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Thread: Paphiopedilum braceanum

  1. #1

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    Greetings from Malaysia,

    I grow orchids and nepenthes. I have a small collection of paph. Recently, in an orchid nursery which specialises in extotic orchids, I bought a Paph, labeled as P. braceanum. I have not come across this species in my books and on the net. Is this a new species or var of one of the paph species.

    regards
    Choong

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    swords's Avatar
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    Hello,

    Searching the web I come across only a few obscure references to the name you gave from the tag "P. braceanum". Results indicate it as a Phalenopsis (moth orchid) P. braceana, in the kindom/section braceanum. However, in the Phalenopsis Monograph by Eric Christiansen, he places P. braceana in Phalenopsis subgenus Aphyllae... Anyway, if the tag simply states "P. braceanum" then perhaps the nursery (or a browsing customer) stuck the wrong tag in the pot? [img]http://www.**********.com/iB_html312/non-cgi/emoticons/sad.gif[/img]

    If you can post a pic of the bloom perhaps someone can ID it for you.

    It's not uncommon - esepcially with orchid houses holding 10-20,000 or more plants for tags to get swapped around. I once bought a Nepenthes Judith Finn hybrid labeled "Butterwort" from a greenhouse! [img]http://www.**********.com/iB_html312/non-cgi/emoticons/wink.gif[/img]

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    Thanks Josh,

    I see you are a fancier of orchid too. Unfortunate, the plant is not in bloom yet. The paphs that are blooming are niveaum, liemianum, stonei (just flowering), chamberlainanum (budding) and anthongxconcolor (budding).

    BTW, I heard from the nursery that lowland rothchaildianum were discovered around Sibu, Sarawak.

    regards
    Choong

  4. #4
    swords's Avatar
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    If I remember correctly, P. rothschildianum is supposed to be a limestone specialist and does have a range in lower altitudes around 600 M. But any mention I have in books states that it is found only around Kinabalu in Sabah. Monographs do go "out of date" quite often however, anytime someone discovers something, everything changes!

    The book 'National Parks of Sarawak' (by Hazebroek & Morshidi) states that the geographic makeup of the proposed Pelagus Park area near Sibu is sandstone and not limestone. However, this chapter only details the park area along the Rajang river from Kaki Wong to Runah Rapak. I'm sure this is probably only a very small portion of the Sibu areas geography. Are there any limestone formations to be found elsewhere near Sibu outside this park area?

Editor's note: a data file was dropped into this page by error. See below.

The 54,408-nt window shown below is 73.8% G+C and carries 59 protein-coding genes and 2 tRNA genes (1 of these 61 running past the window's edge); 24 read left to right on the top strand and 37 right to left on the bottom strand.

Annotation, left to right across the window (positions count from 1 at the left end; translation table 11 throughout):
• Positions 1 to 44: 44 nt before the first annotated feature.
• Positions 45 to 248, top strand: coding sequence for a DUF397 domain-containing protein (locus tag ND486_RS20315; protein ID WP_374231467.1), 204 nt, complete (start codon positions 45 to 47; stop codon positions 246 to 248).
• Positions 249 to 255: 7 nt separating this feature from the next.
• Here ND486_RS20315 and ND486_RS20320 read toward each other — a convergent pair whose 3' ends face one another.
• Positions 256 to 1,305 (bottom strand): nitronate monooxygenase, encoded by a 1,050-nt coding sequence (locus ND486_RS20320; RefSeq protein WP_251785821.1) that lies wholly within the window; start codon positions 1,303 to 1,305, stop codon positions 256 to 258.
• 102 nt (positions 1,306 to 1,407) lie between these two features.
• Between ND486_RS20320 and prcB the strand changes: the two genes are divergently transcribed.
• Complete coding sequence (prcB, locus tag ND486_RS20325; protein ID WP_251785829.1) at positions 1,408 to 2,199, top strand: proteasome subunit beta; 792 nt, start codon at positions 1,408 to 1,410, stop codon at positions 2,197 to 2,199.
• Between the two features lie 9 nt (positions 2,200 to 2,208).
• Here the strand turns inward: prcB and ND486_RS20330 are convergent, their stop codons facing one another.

It will be very interesting to see if it is proven that they are P. rothschildianum. Please keep me up to date on any news!

    Those are some very nice Paph species in your collection! Many of which I'm looking forward to accuiring! Especially P. stoneii! I can't get enough of those species with vertical striped dorsals. I could go for a hybrid paph with a tiny slipper and an enormous striped 'ship sail' dorsal with red/black stripes on bright white background...

    With all your flowering plants do you plan to hybridize? Have you been successful in selfing or cross pollinating your Paphs?

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    Hi Guys,
    Had to get in on this one. I'm a Paph lover/grower too! That is really interesting about the low altitude roths. I've tried roths here in hot south Florida and they suffer. If a heat tolerant strain could be brought into cultivation...ahhh, that would be fantastic!
    Hybrids are much easier. My pride and joy is a group of P. Prince Edward of York seedlings that are growing vigorously. Of course, Brachys do well here also. I've got a beautiful belatulum coming into bloom right now.
    Choong, what are your night temperatures?

    Trent

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    Trent,

    Looks like we share the same passion.

    The night temperate is between 28 - 24 C. may drop to 22C if there is really a heavy shower.

    I used to place the paphs out in the garden (with netting) along with bulbphyllums, coelogynes, etc. This year I moved the paphs to the varendahs along with the naphs. I mist the plants twice or more daily and now I get more blooms. Even the hard to bloom highland Coelogyne xyrekes I bought in Cameron Highland, last Christmas, is blooming.

    I evenn got N. macfarlanei from Cameron Highlands to pitcher.

    Choong

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    Your night temps are like ours in summer. Some of the Paphs get a little pouty in summer, but there is a fan blowing over them (not directly on them) that keeps the air in gentle motion. Misting mid-day will cool, but I hestitate to mist at night because it invites fungal attack. On the other hand, the Nepenthes love an early evening misting to keep the night a little cooler and very humid. We have never had a fungus or disease problem with them because of it. Even so, N. sanguinea suffers thru our summer. I've tried macfarlanei and carunculata, only to see a slow dwindling death. Maxima seems fairly adaptive to lowland conditions. As for Paphs, multiflorals like stonei and phillipinensis are vigorous growers and easy to flower, as are their hybrids.
    Trent

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    Trent have you ever tried crossing your paphs?

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